I am amazed and heartened by your ever-so-rapid response, and I thank you for it. Your response allows me to perhaps focus further. First I have no problem at all with your response largely because it ignores what most Christians take from Genesis, namely that our fallen nature is from one original sin, and that it is a real punishment for that sin and is all pervasive. Only last evening on the news I heard an interview with two Anglican theologians on the controversy of the gay bishop. The interviewer asked the one against that action, "would you change your attitude towards gays if it could be shown that homosexuality was genetic in origin rather than learned?" Without hesitation he answered that he would not because the genetic problem was created by as part of our fallen nature due to original sin.

Your answer suggests that it's more difficult to lead a sinless life when all around us, past and present, have a history of sinning (and a world of sin is far from the paradise it might be without sin). That's perhaps a defensible position and, if it's the only lesson we take from Genesis' A&E story, that's okay. But most take far more from it. They subjugate women, and seek stringent control of the faithful because they view humans as fallen and largely unable to get up and thus in need of coercion. They even go so far as to suggest that genetic predispositions did not exist prior to the Fall. And for us poor Catholics, what are we to think of the, now infallibly defined doctrine of Mary's Immaculate Conception??? That certainly isn't covered by your explanation.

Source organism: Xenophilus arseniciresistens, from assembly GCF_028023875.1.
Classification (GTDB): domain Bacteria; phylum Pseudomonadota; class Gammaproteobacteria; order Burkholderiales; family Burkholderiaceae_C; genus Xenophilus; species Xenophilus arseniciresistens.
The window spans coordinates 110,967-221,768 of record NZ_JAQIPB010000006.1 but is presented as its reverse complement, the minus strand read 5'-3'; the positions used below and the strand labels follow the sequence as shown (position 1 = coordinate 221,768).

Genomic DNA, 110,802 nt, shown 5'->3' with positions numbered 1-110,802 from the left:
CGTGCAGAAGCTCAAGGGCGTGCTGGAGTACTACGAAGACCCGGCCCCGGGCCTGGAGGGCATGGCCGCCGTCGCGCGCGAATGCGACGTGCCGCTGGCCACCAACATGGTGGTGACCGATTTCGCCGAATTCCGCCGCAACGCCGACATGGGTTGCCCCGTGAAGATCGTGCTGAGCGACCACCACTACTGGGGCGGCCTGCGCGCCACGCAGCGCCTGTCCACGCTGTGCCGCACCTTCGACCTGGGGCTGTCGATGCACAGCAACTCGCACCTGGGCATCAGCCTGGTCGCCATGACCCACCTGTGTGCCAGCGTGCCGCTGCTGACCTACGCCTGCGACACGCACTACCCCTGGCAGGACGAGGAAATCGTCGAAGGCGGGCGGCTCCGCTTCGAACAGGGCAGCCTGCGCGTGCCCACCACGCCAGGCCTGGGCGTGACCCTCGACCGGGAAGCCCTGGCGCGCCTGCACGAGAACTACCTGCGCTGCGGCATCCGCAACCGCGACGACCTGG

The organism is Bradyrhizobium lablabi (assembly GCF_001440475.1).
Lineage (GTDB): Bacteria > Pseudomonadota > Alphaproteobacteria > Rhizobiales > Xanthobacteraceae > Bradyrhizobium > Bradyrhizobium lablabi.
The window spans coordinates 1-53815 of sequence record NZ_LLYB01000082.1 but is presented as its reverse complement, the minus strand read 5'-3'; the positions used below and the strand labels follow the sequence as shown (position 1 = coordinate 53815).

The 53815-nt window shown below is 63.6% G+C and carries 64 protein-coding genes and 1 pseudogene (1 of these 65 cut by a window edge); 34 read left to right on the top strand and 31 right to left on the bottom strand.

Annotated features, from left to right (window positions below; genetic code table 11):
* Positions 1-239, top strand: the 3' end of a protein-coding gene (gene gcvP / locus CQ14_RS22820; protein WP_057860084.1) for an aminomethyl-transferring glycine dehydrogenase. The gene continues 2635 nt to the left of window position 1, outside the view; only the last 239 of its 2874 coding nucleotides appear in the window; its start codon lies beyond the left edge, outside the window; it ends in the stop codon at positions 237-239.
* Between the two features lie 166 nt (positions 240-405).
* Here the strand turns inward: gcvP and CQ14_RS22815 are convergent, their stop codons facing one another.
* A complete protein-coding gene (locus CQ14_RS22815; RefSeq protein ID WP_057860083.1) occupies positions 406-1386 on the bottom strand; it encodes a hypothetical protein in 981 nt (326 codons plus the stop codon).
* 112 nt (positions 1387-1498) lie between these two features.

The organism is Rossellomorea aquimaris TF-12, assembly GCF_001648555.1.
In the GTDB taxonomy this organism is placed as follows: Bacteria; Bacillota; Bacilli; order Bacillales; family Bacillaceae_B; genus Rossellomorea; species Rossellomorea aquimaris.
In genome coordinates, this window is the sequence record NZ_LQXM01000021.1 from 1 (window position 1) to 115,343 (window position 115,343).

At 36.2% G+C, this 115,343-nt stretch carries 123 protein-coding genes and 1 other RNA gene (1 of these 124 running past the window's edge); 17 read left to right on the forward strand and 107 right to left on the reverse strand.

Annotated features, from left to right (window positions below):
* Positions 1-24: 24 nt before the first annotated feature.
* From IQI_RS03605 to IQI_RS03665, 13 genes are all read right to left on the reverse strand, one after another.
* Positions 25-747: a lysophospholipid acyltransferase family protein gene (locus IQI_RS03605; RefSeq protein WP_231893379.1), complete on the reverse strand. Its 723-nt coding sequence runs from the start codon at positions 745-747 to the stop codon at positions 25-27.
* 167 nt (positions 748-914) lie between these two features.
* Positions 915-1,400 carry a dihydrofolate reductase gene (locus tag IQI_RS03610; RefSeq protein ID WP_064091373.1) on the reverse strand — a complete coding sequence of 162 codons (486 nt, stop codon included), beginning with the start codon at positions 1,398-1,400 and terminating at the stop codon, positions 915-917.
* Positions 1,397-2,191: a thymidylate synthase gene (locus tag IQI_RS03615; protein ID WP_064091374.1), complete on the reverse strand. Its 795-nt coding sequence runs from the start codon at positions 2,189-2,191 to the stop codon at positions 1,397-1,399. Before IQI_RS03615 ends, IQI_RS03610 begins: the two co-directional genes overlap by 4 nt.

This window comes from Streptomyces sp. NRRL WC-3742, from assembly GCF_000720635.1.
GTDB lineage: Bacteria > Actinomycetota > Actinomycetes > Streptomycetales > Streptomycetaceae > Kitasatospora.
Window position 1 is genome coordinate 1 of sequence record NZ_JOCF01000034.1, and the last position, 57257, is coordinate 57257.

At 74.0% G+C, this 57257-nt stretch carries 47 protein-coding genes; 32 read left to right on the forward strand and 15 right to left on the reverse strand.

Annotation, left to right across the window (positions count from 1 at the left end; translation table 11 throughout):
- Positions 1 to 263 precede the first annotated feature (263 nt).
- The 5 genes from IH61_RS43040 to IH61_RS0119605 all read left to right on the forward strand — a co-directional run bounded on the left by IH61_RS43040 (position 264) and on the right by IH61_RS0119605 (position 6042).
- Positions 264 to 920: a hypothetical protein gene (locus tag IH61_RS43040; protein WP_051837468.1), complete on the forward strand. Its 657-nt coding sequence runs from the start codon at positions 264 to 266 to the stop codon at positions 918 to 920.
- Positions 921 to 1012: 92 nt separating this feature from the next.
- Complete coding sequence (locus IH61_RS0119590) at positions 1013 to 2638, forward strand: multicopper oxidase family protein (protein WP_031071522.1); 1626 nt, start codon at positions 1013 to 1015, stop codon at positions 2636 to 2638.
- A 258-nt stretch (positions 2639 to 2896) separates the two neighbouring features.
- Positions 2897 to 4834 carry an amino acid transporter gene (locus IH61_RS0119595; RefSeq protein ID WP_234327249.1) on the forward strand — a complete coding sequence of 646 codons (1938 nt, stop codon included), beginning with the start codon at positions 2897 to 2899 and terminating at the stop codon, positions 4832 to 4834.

So I'm still in need of a little help here. It seems, in presenting your explanation, that you need to make perfectly clear what you don't take from the Genesis account, namely that human's physical condition did not change--birth pangs are about the same, toil in the fields about the same (I understand that work in the fields in a sinless world is much more rewarding than in the one we have now, etc. But Genesis gives the impression that A&E (and their relatives!) didn't have to work all that hard before the fall. And what about the enormous number of serpents that have been killed because of their association with the diabolical?? Many still think serpents didn't crawl until after they were cursed.